Richard Askwith calls it “Big Running”. It’s when a natural and instinctive activity falls prey to the marketing men; when running becomes something we spent money on expecting certain returns, rather than a simple activity that enriches our lives.
It’s when over-hyped and unimportant road races gobble up space in newspapers and get live television coverage – unlike, say, the National Indoors or even the Women’s Mini Marathon that are deemed worthy of only a post-race round-up.
“Big Running” advises us to buy special running headphones and to download training “apps” immediately after buying our first pair of high-tech, overpriced running shoes. Specialist running shops are filled with expensive “breathable” gear, watches, hydration systems and laces that won’t come undone. There are even specialist socks, one for the left foot and one for the right, which you soon discover get holes in them just as quickly as the five for €5 lot bought from the bargain bin.
In this hothouse world, you must try and get faster and you must record every mile you run and then broadcast this information to your Facebook and forum followers. You must own a Garmin and be ready to criticise any race that isn’t measured correctly to the last metre. You demand high standards for the large entry fees you pay out at races – and why not?
In such a world, there is rarely time to stop and stare – or even to smile or exchange a few words with fellow runners. It’s all a bit much isn’t it?
Then there is the other world: of those who love to run. Here are those runners who don’t care about times anymore and whose almost new Garmin lies forgotten in a drawer. They don’t race much – and if they do, it will be a small local race or trail run. Yes they are probably older – but they are still happily running several times a week and loving it.
Richard Askwith is one of those people. He has written this book because he feels that the simple human activity of running – preferably off road – is getting lost in all the hype.
He describes seven ages of running – (I’m summarising here) novice, getting better, racing and aiming for times, racing and aiming for the most daunting challenges you can imagine, getting older and slowing down, abandoning races and running for the sheer pleasure of it and then – well, that’s yet to come.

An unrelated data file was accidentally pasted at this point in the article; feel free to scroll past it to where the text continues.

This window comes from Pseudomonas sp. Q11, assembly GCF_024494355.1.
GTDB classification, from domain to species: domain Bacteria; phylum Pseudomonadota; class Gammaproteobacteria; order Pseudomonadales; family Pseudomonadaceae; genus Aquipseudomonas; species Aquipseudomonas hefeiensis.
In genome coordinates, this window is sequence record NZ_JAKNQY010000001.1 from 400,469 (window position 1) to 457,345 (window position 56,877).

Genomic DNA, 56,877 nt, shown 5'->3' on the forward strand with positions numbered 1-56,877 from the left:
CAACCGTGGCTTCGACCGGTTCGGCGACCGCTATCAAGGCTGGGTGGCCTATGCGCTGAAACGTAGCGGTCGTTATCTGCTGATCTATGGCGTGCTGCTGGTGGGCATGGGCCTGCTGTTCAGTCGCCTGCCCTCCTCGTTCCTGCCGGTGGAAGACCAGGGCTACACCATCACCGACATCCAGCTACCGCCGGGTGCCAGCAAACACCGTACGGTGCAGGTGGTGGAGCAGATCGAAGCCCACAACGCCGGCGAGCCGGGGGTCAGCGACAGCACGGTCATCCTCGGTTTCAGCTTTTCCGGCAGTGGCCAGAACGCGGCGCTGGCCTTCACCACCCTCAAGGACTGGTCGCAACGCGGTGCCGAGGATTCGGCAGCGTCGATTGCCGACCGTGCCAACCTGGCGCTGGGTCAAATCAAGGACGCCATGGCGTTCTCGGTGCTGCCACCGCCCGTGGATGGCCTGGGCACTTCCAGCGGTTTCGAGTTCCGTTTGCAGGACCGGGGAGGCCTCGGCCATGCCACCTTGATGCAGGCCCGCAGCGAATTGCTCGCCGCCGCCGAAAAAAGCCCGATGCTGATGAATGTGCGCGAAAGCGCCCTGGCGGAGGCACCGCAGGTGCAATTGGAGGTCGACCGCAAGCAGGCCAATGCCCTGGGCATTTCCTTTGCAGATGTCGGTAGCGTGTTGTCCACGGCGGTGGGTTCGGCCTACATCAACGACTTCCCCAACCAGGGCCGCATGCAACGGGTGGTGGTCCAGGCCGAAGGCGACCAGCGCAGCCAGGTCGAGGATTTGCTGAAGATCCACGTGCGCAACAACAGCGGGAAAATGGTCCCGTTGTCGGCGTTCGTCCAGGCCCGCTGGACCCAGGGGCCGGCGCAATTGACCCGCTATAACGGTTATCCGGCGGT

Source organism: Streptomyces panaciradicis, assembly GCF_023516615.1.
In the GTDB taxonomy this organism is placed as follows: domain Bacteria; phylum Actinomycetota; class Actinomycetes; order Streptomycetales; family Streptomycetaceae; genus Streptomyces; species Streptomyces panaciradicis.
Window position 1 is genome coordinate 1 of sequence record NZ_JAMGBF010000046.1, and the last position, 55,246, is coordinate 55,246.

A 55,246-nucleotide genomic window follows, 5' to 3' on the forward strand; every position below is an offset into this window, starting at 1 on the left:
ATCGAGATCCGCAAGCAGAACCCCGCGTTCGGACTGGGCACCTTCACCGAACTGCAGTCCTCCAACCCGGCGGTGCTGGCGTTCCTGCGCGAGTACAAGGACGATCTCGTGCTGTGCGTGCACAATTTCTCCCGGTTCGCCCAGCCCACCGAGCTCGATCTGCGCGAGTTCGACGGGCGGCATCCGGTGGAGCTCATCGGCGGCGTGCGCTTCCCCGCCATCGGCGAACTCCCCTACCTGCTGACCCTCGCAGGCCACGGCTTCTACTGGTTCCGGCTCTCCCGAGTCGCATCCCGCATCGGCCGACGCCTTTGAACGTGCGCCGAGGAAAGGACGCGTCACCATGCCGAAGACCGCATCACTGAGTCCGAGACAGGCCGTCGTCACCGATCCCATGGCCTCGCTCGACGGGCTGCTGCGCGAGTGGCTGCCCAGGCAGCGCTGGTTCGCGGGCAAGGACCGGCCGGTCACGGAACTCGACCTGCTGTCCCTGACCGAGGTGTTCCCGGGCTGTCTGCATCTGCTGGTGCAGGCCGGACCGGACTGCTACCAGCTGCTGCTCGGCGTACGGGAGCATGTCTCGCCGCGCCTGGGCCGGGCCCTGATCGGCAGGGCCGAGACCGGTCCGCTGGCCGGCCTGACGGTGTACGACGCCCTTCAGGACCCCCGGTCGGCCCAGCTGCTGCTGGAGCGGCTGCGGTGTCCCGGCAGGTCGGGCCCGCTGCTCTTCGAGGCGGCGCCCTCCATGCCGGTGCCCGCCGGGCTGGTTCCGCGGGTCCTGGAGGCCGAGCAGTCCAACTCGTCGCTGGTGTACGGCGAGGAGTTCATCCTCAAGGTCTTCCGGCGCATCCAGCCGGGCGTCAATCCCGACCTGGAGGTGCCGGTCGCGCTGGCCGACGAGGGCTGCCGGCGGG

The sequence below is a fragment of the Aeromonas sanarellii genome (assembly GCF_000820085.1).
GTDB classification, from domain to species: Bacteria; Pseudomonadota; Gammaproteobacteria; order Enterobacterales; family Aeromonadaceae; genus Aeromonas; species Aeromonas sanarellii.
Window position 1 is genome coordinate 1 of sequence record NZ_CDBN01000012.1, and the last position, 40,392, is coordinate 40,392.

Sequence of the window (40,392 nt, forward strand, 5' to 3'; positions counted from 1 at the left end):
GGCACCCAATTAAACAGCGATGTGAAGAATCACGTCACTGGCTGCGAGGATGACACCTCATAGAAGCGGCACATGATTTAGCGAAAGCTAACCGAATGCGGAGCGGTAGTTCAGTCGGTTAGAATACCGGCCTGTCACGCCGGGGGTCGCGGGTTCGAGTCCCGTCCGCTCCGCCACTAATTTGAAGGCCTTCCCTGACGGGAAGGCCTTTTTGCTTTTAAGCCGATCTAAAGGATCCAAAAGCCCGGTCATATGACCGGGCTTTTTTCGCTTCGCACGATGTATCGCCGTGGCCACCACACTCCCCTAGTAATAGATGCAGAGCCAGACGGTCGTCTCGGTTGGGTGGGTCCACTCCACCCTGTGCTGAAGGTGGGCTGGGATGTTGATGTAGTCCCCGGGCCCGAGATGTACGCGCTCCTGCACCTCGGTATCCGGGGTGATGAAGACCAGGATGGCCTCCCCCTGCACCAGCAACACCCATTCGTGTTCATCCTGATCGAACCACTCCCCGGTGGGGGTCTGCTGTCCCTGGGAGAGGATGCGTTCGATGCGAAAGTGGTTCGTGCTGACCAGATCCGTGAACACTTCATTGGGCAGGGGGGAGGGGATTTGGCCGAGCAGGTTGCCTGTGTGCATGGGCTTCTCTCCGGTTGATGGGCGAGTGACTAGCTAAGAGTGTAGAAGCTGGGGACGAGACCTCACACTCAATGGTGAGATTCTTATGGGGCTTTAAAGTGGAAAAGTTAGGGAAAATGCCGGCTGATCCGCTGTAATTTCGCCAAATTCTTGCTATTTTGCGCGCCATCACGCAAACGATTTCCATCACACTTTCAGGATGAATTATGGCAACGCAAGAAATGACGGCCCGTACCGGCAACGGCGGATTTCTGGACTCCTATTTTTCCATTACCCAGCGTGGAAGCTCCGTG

Askwith started as a road runner but then turned to the hills and – as recounted in his classic book “Feet in the Clouds” – completed a Bob Graham Round, which is one of fell running’s more extreme challenges. Injuries and family commitments slowed him down, but he still finds himself running most mornings from his home in rural Northamptonshire, with his dog Nutmeg as company. He relishes the challenge of running off road, reciting with lyrical intensity the sights, the sounds, the smells and the underfoot conditions.
Be warned: this is a man who loves nothing more than running through a ploughed field. For him and other off-roaders, every day is different – and a run is never boring, which, he points out, is the problem with most standard training programmes. The iron-clad routine will eventually kill you.
Askwith has explored every form of off-road running, including acting as a “hare” for a local pack of hounds, the Hash House Harriers in near darkness, the chaos of the cheese rolling race, and a “mud race” – nature packaged for urban warriors, but still tough enough to warrant respect. Interestingly, he doesn’t have much time for Parkruns, which he feels are merely the “free” arm of Big Running and in thrall to their sponsors. That may be the case in the UK, but it isn’t in Ireland. So far anyway.
He offers sound advice for like-minded runners on how to manage mud, how to warm up frozen feet (put them in cold water, not warm), and how to deal with cows (untrustworthy animals, especially if you’re running with a dog, as I know myself).
A book well worth reading – even if Askwith doesn’t offer the best reason of all for running: the true and honest friends you make at all stages of your life.